If you didn’t already know, I am a Canadian. With the 4th of July weekend among us, I would take this moment to talk about something that I like and am a big fan of something that is quintessentially american, NASCAR racing. I promise that there will be videos of cars crashing.
I have been a fan since the first race I saw on TV 12 years ago. It was at the Talladega Superspeedway in Talladega, Alabama.
This is what Wikipedia says about the Talladega Superspeedway.
Speeds in excess of 200 mph (320 km/h) are commonplace at Talladega. Talladega has the record for the fastest recorded time by a NASCAR stock car in a closed oval course, with the record of 216.309 mph set by Rusty Wallace on June 9, 2004, but this doesn’t replace the record due to the fact it was a radio test and not a NASCAR sanctioned event.
In May 1987, Bobby Allison, after debris from a blown engine, cut his right-rear tire from the debris while going through the tri-oval portion of the track. The car was vaulted airborne. His car damaged a portion of the front stretch catch fence, but did not enter the spectator area. NASCAR imposed rule changes to slow the cars after the incident, with a 1988 rule requiring cars running there and at Daytona to use restrictor plates. The most often cited reason is a fear that the increasing speeds were exceeding the capabilities of the tires available at the time, as high-speed tire failure had led to some gruesome crashes at slightly lower speeds. The plates limit the amount of air and fuel entering the intake manifolds of the engine, greatly reducing the power of the cars and hence their speed. This has led to an extremely competitive style of racing at Talladega and Daytona.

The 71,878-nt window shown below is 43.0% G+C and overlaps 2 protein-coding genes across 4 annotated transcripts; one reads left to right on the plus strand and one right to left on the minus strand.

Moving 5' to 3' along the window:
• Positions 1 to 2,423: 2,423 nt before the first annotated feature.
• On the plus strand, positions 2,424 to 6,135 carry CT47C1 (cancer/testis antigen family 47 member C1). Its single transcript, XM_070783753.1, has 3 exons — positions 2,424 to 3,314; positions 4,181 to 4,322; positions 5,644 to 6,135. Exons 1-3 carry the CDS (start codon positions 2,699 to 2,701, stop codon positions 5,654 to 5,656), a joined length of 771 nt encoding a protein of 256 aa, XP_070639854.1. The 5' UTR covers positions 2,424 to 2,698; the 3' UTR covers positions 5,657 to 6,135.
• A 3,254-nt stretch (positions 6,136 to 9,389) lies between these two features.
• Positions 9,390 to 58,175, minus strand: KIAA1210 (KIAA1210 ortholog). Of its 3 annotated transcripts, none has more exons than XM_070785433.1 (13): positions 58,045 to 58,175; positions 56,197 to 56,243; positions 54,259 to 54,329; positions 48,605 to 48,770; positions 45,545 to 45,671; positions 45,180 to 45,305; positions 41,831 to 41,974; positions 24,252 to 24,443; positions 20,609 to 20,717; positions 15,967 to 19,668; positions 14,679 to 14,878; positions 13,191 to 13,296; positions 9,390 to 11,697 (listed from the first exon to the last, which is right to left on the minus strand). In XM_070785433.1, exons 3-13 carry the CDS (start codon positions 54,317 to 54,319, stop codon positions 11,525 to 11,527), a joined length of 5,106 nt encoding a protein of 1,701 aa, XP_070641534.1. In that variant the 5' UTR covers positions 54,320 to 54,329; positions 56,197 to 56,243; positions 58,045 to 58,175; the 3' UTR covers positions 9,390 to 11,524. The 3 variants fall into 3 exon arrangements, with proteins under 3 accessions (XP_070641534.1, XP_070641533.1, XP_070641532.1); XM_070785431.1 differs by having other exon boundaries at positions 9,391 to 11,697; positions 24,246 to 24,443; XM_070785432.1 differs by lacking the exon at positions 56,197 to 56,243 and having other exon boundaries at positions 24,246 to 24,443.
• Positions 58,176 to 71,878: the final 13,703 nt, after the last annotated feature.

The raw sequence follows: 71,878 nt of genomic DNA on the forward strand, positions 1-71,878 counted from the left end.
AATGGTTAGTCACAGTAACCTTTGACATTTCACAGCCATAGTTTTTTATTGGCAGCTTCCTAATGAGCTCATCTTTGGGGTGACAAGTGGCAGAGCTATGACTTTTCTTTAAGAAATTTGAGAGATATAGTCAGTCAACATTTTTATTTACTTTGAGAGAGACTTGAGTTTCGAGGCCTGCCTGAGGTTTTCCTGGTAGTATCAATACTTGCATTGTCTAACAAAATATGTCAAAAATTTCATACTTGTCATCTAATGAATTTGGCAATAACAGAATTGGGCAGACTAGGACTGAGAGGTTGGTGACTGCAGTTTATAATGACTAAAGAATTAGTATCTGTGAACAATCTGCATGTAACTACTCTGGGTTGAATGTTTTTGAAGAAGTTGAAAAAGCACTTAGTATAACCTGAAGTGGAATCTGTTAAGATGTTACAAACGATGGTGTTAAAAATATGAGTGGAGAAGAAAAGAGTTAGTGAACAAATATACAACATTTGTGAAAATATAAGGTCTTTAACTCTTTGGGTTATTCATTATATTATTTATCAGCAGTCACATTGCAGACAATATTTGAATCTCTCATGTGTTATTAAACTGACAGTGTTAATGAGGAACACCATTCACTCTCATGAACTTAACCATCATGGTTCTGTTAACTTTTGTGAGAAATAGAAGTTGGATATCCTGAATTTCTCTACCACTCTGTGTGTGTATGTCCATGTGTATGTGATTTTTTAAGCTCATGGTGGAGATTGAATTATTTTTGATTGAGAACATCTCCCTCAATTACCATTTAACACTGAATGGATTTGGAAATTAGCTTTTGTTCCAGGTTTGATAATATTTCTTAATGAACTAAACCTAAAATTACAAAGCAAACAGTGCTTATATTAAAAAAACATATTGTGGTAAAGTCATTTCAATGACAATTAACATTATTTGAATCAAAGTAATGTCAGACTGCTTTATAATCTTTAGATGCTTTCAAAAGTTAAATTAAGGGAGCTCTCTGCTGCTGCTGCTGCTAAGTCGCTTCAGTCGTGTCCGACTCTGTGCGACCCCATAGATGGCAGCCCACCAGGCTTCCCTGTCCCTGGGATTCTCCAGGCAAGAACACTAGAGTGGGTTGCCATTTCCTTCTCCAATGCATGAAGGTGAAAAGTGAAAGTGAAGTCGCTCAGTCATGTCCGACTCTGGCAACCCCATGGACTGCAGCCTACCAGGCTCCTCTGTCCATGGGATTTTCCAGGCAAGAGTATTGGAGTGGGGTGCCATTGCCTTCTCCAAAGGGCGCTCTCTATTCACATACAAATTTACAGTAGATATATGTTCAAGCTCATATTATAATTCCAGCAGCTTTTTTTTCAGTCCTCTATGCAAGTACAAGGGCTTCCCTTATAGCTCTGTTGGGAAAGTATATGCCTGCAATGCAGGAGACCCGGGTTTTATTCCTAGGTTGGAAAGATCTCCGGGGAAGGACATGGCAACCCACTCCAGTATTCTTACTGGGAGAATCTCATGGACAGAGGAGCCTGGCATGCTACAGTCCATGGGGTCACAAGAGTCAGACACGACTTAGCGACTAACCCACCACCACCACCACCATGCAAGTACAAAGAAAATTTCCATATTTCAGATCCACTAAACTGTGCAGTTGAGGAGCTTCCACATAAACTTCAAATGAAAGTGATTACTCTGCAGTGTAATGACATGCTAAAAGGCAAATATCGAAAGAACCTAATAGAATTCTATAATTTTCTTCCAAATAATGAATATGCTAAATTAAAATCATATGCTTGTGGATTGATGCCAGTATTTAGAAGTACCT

Such close quarters, however, makes it extremely difficult for a driver to avoid an incident as it is unfolding in front of them, and the slightest mistake can lead to a multi-car accident – dubbed “the Big One” by fans and drivers. It is uncommon, but possible, to see 20 or more cars collected in the crashes. Occasionally, cars go airborne. NASCAR has made several advances in safety over the years to lessen the chance of a car going airborne.
This was that race (I do admit that it looks a little dated):
But most of you will remember it for this:
Since then, I was hooked. I thought it was the most exciting thing I have ever seen and even after 12 years, I still feel that way. The speed, the strategy, the competition, the action, the team mentality, the crashing, all those things managed to gain and hold my attention. I’ve watched every race, every weekend since then. I’ve also been to a few races in person and they were even more exciting. You can definitely see a lot more in person than you can when you watch it on TV. You’re so much closer to the action and the cars are a lot more louder than you expect.
This is a video I took of the start of my first race:
To those who are wondering why the cars are always turning left, NASCAR races run counter-clockwise because left turns are safer on oval tracks since the drivers sit on the left side of the vehicle, and the right-hand side would hit the wall in an accident. Left-hand turns are also easier for the driver to make while sitting on the left side.
Now the crashes I promised:
- Top 10 crashes of 2010
- Mega NASCAR Crash Compilation 100+ Crashes!
Trust me, there’s way more videos out there but that was just a little taste. I personally enjoy all the races but for those who enjoy the crashes, I would look up Daytona, Talladega, or Bristol but they ultimately could occur anywhere.
These are some pictures from my first race at Michigan International Speedway (and they’re so adorable)
Categories: Keith's Blog